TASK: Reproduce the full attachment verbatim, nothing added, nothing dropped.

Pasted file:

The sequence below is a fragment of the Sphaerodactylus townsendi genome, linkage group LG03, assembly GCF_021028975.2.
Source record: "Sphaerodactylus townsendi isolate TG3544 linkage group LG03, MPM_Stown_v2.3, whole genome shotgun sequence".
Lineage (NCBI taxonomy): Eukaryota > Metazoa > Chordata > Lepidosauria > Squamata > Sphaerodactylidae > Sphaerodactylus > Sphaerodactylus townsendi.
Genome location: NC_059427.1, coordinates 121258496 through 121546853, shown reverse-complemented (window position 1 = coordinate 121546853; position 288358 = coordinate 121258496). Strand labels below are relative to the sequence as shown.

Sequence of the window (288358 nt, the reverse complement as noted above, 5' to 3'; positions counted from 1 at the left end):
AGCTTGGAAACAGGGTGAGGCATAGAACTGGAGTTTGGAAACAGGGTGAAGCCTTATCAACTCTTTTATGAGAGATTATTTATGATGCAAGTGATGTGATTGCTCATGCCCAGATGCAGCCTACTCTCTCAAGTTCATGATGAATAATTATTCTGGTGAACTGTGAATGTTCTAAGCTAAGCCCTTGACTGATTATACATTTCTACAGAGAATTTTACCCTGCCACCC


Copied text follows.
The sequence below is a fragment of the Sphaerodactylus townsendi genome, linkage group LG03, assembly GCF_021028975.2.
Source record: "Sphaerodactylus townsendi isolate TG3544 linkage group LG03, MPM_Stown_v2.3, whole genome shotgun sequence".
Lineage (NCBI taxonomy): Eukaryota > Metazoa > Chordata > Lepidosauria > Squamata > Sphaerodactylidae > Sphaerodactylus > Sphaerodactylus townsendi.
Genome location: NC_059427.1, coordinates 121258496 through 121546853, shown reverse-complemented (window position 1 = coordinate 121546853; position 288358 = coordinate 121258496). Strand labels below are relative to the sequence as shown.

Sequence of the window (288358 nt, the reverse complement as noted above, 5' to 3'; positions counted from 1 at the left end):
AGCTTGGAAACAGGGTGAGGCATAGAACTGGAGTTTGGAAACAGGGTGAAGCCTTATCAACTCTTTTATGAGAGATTATTTATGATGCAAGTGATGTGATTGCTCATGCCCAGATGCAGCCTACTCTCTCAAGTTCATGATGAATAATTATTCTGGTGAACTGTGAATGTTCTAAGCTAAGCCCTTGACTGATTATACATTTCTACAGAGAATTTTACCCTGCCACCC